Graphic by Emily Nagy

Slowly pushing through a packed hallway, a sophomore lethargically walks to math class. After working hard in middle school, he is now in pre-calculus. Whether he is interested in the subject or not doesn’t really matter; he is still legally required to make this walk for two and a half more years.

In 2013 State Senators Richard Madaleno and Paul Pinsky introduced the College and Career Readiness and College Completion Act, which requires students in Maryland to be enrolled in a math class every year they are in high school and that they take Algebra 2 and all its prerequisites. After the Maryland State Senate passed it unanimously, the bill flew through the House of Delegates and wound up on the desk of Governor Martin O’Malley. He then put pen to paper and it became law.

The State of Maryland should repeal the four-year requirement, which is restrictive and unnecessary, but keep the Algebra 2 requirement which is sufficient in preparing students for college and careers.

The four year requirement first stemmed from large numbers of Maryland high school graduates taking remedial courses, usually meaning high school-level Algebra 1, when studying at Maryland community colleges and public universities, according to a 2013 Washington Post article. However, there are many students who have completed levels of math far beyond Algebra 1 by the time they go to college and the requirements only serve to force them into high level statistics or calculus which they may never need.

Only five percent of the population needs math beyond Algebra 1 in their professional careers, according to a 2013 report by the National Center on Education and the Economy. That means that vast quantities of the other 95 percent are forced to take math classes like calculus that are completely irrelevant to their future careers.

Space in a student’s schedule is valuable. Before the legislation, 90 percent of students were taking math in junior and senior years, according a May 2014 Washington Post article. The majority of students opting out of senior year math were Advanced Placement (AP) and International Baccalaureate (IB) students, filling the hole in their schedule with another advanced course, counselor Wendy Kiang-Spray said. That means that they were able to take a class and learn skills that more closely corresponded to their eventual career path.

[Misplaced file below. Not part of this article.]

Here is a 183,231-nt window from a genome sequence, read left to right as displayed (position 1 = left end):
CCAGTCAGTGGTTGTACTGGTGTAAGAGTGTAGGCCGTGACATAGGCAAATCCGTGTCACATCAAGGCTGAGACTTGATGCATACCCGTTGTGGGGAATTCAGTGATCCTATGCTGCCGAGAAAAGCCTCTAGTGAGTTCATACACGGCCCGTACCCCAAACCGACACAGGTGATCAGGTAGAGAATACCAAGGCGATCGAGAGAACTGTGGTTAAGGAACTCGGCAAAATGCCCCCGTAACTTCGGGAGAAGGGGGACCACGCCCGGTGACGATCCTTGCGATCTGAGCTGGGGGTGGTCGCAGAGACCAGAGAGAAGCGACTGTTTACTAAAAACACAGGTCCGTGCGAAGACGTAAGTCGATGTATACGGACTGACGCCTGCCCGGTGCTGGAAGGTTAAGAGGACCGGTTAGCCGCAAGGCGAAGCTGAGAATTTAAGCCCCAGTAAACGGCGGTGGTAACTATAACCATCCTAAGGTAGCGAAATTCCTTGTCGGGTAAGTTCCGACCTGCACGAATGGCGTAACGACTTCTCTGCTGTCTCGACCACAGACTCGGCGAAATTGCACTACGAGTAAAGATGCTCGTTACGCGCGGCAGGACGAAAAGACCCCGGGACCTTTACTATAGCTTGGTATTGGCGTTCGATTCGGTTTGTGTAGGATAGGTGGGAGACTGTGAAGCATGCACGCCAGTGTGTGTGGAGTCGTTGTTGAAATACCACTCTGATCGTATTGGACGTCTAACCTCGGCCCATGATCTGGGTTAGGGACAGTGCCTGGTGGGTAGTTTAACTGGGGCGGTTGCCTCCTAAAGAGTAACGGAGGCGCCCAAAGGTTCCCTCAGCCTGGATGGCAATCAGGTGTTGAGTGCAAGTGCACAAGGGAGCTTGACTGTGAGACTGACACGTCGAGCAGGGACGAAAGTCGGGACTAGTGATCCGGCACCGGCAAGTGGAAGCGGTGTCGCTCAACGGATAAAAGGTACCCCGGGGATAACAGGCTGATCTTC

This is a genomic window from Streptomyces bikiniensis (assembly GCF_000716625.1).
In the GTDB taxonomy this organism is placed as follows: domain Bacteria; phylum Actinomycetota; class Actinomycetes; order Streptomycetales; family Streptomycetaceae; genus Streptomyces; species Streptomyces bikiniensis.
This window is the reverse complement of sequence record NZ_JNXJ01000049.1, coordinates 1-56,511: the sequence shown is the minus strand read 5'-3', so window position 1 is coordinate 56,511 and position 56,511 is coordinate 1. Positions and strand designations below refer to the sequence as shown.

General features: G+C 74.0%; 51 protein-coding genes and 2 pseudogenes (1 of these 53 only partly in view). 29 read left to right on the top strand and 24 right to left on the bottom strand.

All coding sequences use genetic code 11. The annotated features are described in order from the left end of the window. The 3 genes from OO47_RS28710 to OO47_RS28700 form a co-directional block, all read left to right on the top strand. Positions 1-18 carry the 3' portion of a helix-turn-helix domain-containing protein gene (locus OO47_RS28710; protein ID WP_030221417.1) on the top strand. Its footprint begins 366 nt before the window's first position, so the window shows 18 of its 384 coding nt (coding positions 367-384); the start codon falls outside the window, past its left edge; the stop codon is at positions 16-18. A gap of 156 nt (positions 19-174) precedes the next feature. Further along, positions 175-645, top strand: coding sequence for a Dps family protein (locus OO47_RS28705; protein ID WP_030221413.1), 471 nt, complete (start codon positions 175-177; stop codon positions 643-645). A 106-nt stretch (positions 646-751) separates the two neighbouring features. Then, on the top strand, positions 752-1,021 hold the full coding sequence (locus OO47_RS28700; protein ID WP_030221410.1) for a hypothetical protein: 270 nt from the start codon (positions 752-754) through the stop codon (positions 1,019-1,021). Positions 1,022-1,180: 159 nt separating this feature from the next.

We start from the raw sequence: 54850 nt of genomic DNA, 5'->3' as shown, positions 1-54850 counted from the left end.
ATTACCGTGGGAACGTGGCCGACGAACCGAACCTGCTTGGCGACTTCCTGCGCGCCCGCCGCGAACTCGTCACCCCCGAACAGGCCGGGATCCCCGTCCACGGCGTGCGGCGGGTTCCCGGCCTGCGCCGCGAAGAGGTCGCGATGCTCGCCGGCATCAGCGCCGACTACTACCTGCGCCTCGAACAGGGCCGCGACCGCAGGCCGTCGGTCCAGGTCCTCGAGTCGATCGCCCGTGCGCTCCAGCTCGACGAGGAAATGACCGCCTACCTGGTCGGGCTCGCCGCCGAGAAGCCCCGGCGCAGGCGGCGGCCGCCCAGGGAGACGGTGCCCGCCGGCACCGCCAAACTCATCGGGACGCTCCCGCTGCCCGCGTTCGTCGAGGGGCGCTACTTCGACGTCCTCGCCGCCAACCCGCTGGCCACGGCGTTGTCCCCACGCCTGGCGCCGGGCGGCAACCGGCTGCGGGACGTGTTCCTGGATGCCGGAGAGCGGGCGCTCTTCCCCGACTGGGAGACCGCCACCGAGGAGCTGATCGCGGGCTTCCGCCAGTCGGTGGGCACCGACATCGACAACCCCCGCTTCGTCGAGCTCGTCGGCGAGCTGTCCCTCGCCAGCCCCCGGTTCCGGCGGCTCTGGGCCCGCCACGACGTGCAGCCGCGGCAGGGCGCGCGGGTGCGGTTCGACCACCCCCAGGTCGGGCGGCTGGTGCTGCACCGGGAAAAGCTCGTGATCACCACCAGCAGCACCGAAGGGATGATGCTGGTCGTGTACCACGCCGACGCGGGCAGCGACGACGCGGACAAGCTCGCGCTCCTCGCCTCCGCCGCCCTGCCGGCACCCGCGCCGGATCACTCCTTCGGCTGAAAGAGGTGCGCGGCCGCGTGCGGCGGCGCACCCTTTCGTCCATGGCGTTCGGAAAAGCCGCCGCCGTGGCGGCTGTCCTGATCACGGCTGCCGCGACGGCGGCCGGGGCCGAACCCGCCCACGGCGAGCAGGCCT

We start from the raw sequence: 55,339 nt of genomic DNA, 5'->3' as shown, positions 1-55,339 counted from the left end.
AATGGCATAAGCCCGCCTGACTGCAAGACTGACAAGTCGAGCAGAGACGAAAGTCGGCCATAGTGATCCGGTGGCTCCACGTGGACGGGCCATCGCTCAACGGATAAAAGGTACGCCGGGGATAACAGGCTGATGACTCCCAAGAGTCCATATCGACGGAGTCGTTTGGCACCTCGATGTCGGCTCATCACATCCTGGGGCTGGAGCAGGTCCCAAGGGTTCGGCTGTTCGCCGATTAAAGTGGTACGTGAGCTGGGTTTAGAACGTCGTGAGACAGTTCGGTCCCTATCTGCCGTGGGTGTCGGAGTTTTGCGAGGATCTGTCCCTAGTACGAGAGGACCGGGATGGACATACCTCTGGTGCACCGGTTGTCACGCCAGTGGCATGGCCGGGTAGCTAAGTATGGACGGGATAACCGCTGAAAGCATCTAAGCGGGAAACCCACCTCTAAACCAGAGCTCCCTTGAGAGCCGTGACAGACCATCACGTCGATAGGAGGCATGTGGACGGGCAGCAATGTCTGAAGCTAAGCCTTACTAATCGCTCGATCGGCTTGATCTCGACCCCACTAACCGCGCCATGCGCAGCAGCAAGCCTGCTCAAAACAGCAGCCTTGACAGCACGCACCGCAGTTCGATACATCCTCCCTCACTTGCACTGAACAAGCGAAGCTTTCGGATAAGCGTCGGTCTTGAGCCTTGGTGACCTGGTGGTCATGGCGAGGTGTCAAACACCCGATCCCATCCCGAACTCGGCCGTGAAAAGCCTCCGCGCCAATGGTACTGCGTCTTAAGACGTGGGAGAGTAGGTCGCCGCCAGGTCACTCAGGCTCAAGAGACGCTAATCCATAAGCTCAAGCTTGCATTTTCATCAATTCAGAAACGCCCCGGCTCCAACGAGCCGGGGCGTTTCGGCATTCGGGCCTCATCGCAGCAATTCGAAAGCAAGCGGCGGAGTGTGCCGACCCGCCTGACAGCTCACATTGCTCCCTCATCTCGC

There is validity to Madaleno and Pinsky’s claim that taking four years of math can benefit students. The 2013 average score on math SATs for students who took three years of math was 439, contrasting an average score of 512 from students who had enrolled in four years of math. High SAT scores can lead to better college acceptances which can translate into better opportunities further down the line. This, however, does not justify the state pushing students into these potentially fruitless math classes. It is simply something that counselors need to inform students of, if they plan to take fewer than four years of math.

Algebra 2 is considered the gateway to calculus. It should serve as an indicator to students as to whether or not they want to and are prepared for further math education. By maintaining mandated Algebra 2 and scrapping the mandated four years of high school math, the state would ensure that students have enough knowledge of mathematical concepts for college and careers without forcing them to scrap another elective in order to fulfill a frivolous math requirement.

Without the four-year math class requirement, the aforementioned sophomore, lethargically and unenthusiastically walking to math class, would know that next year he can further pursue a math-related field, or take more language classes…or history, or science. Whatever choice, that sophomore would still be college and career ready.